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Fingerprinting Delays of IRS Personnel May Increase Taxpayer Data Exposure, TIGTA Warns

(Parker Tax Publishing July 2022)

The Treasury Inspector General for Tax Administration (TIGTA) issued an audit report which warns that temporary personnel hiring practices at the IRS during the Coronavirus Disease 2019 pandemic may have increased potential security risks to taxpayer information as a result of delayed employee fingerprinting, as well as delayed inspections of employment eligibility documents. Among other recommendations, TIGTA urged the Treasury Department's Chief Human Capital Officer to conduct periodic reviews of the Form I-9 SharePoint site and provide periodic reminders to hiring officials regarding the inspection of employment documents. TIGTA Report Number 2022-16-039 (7/7/22).


From March 23, 2020, through July 17, 2021, the IRS hired approximately 12,000 individuals under temporary COVID-19 pandemic (the pandemic) hiring policies. Temporary federal guidance allowed the IRS to defer physical inspection of employment eligibility documents for new employees and to also defer fingerprints for some employees. Subsequently, the Treasury Inspector General for Tax Administration (TIGTA) initiated an audit because it determined that while new IRS employees hired during the pandemic may have had their fingerprinting or employment eligibility verification delayed in accordance with newly established hiring policies, prolonged delays could increase the exposure of taxpayer data to potential bad actors. The objective of the audit was to determine whether temporary personnel hiring practices during the pandemic presented potential security risks. In order to make this determination, the TIGTA audit assessed the effectiveness of fingerprinting and hiring activities, including inspection of employment eligibility documents.

The audit was performed with information obtained from the Office of the Chief Human Capital Officer located in Washington, D.C., during the period August 2021 through February 2022, and was conducted in accordance with generally accepted government auditing standards.

Audit Results

The TIGTA Audit Report, which was released on July 7, 2022, found that although the IRS has made progress in reducing the number of new employees hired during the pandemic without identity documents inspected or getting fingerprinted, the delays put the IRS at risk of potential exposure of taxpayer data. IRS records as of January 2022 showed that approximately 1,900 individuals hired from March 23, 2020, through July 17, 2021, are listed as not yet having employment eligibility documents physically inspected. Of the 1,900 individuals, over 1,200 started working in calendar year 2020.

In addition, the report found that the collection of Forms I-9, Employment Eligibility Verification, on the IRS's Form I-9 SharePoint site as of August 2021 did not accurately reflect whether hiring officials completed the physical inspection of new employees' Form I-9 identity documents. TIGTA judgmentally selected and reviewed 38 records from the Form I-9 SharePoint site for which there was no indication that the hiring officials had physically inspected the new employees' verifying documents. That review found that five of the forms had hiring official notations indicating that a physical inspection of the documents had taken place, even though the IRS's Form I-9 SharePoint site was not updated timely to reflect that physical inspection occurred.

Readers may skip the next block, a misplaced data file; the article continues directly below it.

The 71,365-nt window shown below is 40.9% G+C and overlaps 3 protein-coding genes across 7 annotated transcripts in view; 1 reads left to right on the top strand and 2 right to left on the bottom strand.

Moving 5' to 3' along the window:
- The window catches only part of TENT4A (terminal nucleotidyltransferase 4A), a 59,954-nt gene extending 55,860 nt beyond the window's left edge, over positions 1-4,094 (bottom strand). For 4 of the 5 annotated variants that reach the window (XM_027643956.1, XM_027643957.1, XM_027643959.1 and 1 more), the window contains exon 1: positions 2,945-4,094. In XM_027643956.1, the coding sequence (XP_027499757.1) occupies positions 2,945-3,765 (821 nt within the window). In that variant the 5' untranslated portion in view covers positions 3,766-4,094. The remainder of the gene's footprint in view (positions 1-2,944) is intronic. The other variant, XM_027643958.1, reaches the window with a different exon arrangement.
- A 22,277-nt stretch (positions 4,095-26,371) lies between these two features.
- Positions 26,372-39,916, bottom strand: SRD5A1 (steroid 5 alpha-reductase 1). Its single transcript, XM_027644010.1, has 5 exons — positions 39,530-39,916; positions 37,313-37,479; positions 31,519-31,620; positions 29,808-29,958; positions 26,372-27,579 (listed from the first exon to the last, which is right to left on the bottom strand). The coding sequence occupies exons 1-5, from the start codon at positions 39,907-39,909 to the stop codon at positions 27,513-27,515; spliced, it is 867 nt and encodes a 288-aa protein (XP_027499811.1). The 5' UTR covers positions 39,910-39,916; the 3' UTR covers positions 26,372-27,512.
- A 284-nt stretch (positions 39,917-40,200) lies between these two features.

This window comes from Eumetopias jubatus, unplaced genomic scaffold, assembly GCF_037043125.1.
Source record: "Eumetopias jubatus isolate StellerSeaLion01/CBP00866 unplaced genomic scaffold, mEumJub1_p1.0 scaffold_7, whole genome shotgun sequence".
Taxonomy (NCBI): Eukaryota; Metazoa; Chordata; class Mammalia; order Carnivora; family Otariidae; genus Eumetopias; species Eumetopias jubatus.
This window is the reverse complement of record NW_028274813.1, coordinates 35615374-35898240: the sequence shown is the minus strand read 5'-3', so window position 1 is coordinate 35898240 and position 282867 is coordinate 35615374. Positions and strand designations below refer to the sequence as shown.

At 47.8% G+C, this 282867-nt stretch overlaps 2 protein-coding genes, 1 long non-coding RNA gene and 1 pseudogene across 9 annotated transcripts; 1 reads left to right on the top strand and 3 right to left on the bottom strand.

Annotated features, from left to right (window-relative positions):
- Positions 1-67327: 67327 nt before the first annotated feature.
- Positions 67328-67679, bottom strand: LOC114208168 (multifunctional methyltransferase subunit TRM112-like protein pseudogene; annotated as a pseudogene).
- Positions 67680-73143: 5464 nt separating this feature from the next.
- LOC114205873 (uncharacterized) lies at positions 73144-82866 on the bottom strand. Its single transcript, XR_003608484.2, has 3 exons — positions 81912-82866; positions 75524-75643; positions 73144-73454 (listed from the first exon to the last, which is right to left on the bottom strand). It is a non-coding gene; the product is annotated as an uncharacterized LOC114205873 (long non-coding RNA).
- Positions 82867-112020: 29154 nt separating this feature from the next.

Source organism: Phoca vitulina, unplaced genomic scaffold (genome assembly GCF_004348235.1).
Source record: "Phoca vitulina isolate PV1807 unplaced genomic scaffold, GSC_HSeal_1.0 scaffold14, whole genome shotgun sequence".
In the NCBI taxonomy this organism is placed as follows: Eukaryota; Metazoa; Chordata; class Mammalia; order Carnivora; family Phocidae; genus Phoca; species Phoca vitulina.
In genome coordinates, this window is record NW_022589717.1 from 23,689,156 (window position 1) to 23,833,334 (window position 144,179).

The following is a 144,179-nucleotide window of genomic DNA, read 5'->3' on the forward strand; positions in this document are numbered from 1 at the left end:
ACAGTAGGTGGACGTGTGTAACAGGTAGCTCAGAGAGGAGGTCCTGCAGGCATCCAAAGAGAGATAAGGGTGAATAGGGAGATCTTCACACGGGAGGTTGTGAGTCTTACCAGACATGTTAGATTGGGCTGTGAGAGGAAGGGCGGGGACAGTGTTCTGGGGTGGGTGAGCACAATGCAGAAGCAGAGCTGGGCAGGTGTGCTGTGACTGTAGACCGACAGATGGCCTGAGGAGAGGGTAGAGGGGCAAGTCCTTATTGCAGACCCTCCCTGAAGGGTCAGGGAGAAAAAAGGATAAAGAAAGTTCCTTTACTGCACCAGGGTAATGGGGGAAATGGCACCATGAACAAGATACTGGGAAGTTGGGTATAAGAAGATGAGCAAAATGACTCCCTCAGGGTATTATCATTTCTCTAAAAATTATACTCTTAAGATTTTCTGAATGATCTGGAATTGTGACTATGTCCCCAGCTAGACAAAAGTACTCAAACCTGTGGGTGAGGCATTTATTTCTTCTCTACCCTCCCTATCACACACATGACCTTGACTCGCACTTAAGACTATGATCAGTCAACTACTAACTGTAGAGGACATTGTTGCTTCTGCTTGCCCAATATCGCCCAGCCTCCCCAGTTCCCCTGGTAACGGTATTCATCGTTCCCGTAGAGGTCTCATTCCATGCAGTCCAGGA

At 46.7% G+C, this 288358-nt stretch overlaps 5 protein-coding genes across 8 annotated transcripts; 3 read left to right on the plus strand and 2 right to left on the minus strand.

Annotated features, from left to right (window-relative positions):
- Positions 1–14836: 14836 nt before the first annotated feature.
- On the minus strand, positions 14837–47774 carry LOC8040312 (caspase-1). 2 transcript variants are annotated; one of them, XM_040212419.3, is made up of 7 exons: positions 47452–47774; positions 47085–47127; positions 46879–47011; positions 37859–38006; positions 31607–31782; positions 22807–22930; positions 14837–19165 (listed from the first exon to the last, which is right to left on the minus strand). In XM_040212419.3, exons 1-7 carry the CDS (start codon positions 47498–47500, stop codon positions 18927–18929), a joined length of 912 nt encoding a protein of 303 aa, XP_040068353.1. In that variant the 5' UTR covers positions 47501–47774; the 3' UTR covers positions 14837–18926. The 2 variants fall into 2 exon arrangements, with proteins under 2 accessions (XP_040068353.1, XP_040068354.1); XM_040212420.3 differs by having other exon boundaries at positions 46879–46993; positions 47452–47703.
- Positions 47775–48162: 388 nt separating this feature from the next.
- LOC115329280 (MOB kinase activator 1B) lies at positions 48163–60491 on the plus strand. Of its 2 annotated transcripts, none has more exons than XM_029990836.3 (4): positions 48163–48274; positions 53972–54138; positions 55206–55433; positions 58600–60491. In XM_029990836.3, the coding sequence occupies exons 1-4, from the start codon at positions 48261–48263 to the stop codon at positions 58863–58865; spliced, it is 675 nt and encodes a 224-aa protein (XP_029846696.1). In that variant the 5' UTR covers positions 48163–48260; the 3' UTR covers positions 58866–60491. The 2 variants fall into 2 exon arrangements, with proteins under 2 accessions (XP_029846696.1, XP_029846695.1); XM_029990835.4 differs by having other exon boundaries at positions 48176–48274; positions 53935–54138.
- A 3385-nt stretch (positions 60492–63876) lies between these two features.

According to the report, approximately one quarter of the individuals who were hired from March 23, 2020, through July 17, 2021, filled positions that qualified for the fingerprint deferral. As of January 2022, IRS records show 113 individuals still had not been fingerprinted, 29 of whom started working in 2020. TIGTA also identified 11 individuals who were hired, worked for the IRS between eight and 371 calendar days, and then separated from the IRS without ever having their identity documents physically inspected. Therefore, the IRS hired individuals to fill positions the majority of which would have had access to taxpayer data yet never verified whether those individuals were eligible for federal employment in the United States.

TIGTA Recommendation

TIGTA recommended that the Chief Human Capital Officer of the Treasury Department conduct periodic reviews of the Form I-9 SharePoint site and provide periodic reminders to hiring officials responsible for completion of the Forms I-9 to determine whether or not those individuals are still pending physical inspection and update the records based upon the results of that review to ensure that the Form I-9 SharePoint site is a complete and accurate representation of the status of deferred physical inspections. The IRS said that it agreed with TIGTA's recommendation and plans to take corrective action.

Disclaimer: This publication does not, and is not intended to, provide legal, tax or accounting advice, and readers should consult their tax advisors concerning the application of tax laws to their particular situations. This analysis is not tax advice and is not intended or written to be used, and cannot be used, for purposes of avoiding tax penalties that may be imposed on any taxpayer. The information contained herein is general in nature and based on authorities that are subject to change. Parker Tax Publishing guarantees neither the accuracy nor completeness of any information and is not responsible for any errors or omissions, or for results obtained by others as a result of reliance upon such information. Parker Tax Publishing assumes no obligation to inform the reader of any changes in tax laws or other factors that could affect information contained herein.

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